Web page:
I live next to a newly built house. It’s a “kit” house which is becoming the norm around here. The structure and walls are made in a factory, the house itself is then constructed quickly on site. The difference in economy is obvious.

modern

The outside of the house is pretty much at ambient temperature (it is not letting out any heat). There is one small issue around the garage door but that is about it! I mentioned this property in a blog I wrote a few years ago about building a chalet in the Alps. I’ve quizzed the owners of new properties like this and the energy savings are real. They are generally heated with electricity that powers an air source heat pump. The overall energy costs for a house like this are 30% of mine. So where I pay 300€/month for the heat+light for my house they pay 100€/month for the same sized building.

This traditional framed method of construction can be seen here:

new-build

A wood frame sits on top of a concrete base. The wood frame and the wall panels are made in a factory, insulation is added on site. The concrete is insulated inside and out and clad to taste. It’s an expensive and materials hungry form of construction. You can see a nice cutaway below. Stone cladding, beneath that 40cm of insulation, 40cm of concrete and some more insulation and plasterboard inside. No expense spared!

 

renovation

SIP Panels (Structural Insulated Panels)

I’ve mentioned these in the past. SIP’s are less materials intensive (and therefore cheaper), as well or better insulated as any alternative, quicker to construct (and therefore cheaper). I’ve noticed a few houses being constructed with these techniques around Morzine. Mostly by the aforementioned ECSUS Design using Kingspan products. In fact they have been building a number of chalets around the Haute Savoie. In the past their chalets have been quite simple. You can see an example of this on my article “how to build your own chalet” and in the video below. This doesn’t always have to be the case, as seen here …. https://www.youtube.com/chalet-build-montiond and on this new build in Morzine

 

Resources for renovations

Everyone knows that the first thing to insulate is your roof, after that you need to eliminate draughts. More often than not if you do a cost benefit calculation for making further improvements to a house the investment is such that any pay-back will be 10 years plus. Building costs in the Alps are such that the pay back can be even more. Here are a few UK specific resources that might help.

http://www.energysavingtrust.org.uk/home-energy-efficiency/energy-efficient-windows

http://www.energysavingtrust.org.uk/home-insulation/solid-wall

This is an interesting product for helping to insulate an older home. It’s an aerated plaster. An amazing idea from Switzerland but I fear it might be expensive.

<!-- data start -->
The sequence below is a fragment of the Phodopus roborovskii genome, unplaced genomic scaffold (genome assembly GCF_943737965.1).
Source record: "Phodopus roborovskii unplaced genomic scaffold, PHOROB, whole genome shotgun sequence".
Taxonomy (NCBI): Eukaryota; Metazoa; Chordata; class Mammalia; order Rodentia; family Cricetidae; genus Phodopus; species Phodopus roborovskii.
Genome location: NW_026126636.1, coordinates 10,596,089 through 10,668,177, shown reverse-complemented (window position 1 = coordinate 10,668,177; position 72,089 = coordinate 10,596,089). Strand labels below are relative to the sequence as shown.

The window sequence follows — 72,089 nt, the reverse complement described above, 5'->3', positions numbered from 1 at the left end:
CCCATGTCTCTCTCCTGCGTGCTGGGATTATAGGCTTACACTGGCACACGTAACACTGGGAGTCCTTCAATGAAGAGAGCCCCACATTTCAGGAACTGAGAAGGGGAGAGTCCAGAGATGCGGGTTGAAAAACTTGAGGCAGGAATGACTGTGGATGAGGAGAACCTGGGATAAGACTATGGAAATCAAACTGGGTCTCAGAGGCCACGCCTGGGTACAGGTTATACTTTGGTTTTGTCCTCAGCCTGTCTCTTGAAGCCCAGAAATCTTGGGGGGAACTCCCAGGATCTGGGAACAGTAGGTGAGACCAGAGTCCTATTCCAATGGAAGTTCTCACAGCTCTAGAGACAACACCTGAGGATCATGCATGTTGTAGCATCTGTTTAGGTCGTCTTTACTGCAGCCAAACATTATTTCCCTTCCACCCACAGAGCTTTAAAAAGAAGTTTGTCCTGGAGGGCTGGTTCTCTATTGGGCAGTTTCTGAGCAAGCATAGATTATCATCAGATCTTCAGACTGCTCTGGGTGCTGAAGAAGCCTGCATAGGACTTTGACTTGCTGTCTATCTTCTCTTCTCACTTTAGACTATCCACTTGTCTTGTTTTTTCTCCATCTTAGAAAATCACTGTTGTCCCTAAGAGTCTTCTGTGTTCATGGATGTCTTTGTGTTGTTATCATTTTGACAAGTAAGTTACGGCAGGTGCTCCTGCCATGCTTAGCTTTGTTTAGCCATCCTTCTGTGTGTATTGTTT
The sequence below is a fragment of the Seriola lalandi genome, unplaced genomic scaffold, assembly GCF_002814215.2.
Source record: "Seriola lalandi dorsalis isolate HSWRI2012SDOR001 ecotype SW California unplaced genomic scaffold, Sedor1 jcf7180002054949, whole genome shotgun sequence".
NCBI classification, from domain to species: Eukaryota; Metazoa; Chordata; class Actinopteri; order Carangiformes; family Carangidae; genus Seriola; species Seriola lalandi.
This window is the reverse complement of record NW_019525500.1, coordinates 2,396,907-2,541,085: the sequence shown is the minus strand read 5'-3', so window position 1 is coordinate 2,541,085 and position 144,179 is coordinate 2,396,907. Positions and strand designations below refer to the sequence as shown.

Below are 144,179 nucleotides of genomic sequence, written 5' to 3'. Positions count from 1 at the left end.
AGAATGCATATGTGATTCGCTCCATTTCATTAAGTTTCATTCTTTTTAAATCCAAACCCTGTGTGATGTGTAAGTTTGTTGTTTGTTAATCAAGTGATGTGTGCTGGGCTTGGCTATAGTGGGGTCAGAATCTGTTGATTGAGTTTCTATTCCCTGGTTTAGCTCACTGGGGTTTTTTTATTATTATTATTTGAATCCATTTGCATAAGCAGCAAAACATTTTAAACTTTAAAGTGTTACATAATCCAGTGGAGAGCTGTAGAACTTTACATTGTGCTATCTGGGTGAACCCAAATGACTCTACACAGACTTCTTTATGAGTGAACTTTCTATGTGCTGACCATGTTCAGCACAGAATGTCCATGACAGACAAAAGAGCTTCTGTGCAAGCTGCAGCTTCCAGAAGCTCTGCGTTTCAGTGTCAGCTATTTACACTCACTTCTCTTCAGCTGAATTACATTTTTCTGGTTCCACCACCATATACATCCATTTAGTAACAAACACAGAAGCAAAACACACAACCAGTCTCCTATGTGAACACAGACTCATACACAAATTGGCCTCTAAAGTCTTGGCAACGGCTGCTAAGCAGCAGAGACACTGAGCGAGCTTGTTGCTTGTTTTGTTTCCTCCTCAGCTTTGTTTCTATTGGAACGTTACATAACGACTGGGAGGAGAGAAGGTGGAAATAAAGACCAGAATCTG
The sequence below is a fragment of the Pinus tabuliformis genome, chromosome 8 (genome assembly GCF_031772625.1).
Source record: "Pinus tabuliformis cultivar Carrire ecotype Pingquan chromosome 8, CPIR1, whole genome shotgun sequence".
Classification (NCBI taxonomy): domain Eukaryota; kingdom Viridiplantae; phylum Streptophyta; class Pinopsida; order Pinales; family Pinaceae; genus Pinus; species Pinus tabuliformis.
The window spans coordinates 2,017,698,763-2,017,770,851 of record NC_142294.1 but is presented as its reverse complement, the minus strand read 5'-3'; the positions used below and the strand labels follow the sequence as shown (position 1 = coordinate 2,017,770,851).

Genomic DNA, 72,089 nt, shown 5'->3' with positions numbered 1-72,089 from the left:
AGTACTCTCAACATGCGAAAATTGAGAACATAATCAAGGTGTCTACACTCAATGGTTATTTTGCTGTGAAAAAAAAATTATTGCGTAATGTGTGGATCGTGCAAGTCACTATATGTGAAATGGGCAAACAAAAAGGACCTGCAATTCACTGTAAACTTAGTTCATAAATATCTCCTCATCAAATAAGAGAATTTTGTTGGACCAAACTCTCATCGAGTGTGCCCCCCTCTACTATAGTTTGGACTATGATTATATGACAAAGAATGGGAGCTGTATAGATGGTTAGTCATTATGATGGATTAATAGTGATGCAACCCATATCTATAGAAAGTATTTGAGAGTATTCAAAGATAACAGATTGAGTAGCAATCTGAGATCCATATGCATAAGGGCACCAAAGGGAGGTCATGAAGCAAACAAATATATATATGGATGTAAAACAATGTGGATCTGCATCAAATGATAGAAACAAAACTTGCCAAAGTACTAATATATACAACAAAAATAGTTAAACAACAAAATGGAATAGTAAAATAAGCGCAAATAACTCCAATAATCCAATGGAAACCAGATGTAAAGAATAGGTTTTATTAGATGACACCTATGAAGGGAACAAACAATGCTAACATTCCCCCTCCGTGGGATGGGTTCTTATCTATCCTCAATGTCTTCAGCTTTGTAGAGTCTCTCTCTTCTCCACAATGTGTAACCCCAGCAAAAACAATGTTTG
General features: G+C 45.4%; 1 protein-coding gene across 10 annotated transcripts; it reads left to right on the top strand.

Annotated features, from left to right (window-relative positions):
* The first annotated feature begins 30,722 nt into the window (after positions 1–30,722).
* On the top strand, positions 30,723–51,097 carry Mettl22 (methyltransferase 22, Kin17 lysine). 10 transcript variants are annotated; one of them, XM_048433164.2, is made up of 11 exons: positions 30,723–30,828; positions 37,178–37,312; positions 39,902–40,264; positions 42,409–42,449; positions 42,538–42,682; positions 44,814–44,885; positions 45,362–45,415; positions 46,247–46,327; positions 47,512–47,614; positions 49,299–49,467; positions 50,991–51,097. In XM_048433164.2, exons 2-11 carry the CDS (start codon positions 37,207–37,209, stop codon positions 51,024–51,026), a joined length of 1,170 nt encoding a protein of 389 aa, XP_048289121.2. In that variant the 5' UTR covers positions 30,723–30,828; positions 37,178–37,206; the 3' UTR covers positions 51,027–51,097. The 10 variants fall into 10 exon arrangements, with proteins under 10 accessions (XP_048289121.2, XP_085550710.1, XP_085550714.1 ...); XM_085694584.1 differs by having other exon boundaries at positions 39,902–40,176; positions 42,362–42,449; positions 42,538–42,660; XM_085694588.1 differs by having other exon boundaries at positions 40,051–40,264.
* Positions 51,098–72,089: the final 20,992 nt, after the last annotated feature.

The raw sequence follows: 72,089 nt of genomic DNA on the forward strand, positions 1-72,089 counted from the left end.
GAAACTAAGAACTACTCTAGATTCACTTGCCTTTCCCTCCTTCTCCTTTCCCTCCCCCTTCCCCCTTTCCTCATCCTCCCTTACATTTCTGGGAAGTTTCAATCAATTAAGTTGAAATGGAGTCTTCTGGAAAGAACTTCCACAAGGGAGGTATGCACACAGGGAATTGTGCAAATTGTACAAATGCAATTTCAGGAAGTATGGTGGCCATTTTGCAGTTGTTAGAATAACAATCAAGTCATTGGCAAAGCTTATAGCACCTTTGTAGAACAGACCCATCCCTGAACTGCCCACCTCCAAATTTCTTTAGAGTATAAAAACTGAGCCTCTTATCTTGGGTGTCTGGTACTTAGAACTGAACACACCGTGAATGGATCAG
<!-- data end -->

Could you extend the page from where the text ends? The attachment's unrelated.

http://www.fixit.ch/aerogel/?w=daemmputz 

 

 

 

Avoriaz and the magic snow

I’d been hearing lots of opinion about the skiing at Avoriaz over the last week. Most people will know that the Northern Alps is really struggling for snow at the moment. So it was a surprise to hear:

“Incredible, I could not believe how good it was”

“Really quiet and loads of runs open”

“I don’t know how they’ve done it”

avoriaz

I went up at the weekend to see for myself. It was all true and very impressive. I skied in Linderets and was sure there must have been over 1m of base on the pistes, all the way back to the carpark. In fact the run back to the carpark at Ardent was the best, I went down it at 11am, totally alone and still skiing the “groomers”. I spoke with one of the restaurant owners and asked where all the water was coming from. “Pumped up from Lac de Montriond during the day” was the response.

It’s not the first time that I’ve been to Avoriaz and been blown away by the work up there. It really does give an impression of being the perfect ski destination. It’s not perfect at the moment but it’s certainly not at all bad.

It made me wonder who is behind this slick operation. I know it’s the Compagnie des Alpes, I’ve heard the name enough but what or who are they?

The most relevant points seem to be the fact they own

Les Arcs, Peisey-Vallandry, La Plagne, Tignes, Val d’Isère, Les Menuires, Méribel, Les 2 Alpes, Serre Chevalier, and all of the Grand Massif (Flaine etc).

They are the main shareholders in Chamonix (37.5%) and Megève and have minority interests in  Avoriaz (20%), Valmorel et La Rosière (Sofival)

That’s all quite a mouthful. Basically they are the biggest player in the ski business worldwide. 30% of the worlds ski area revenue goes through them.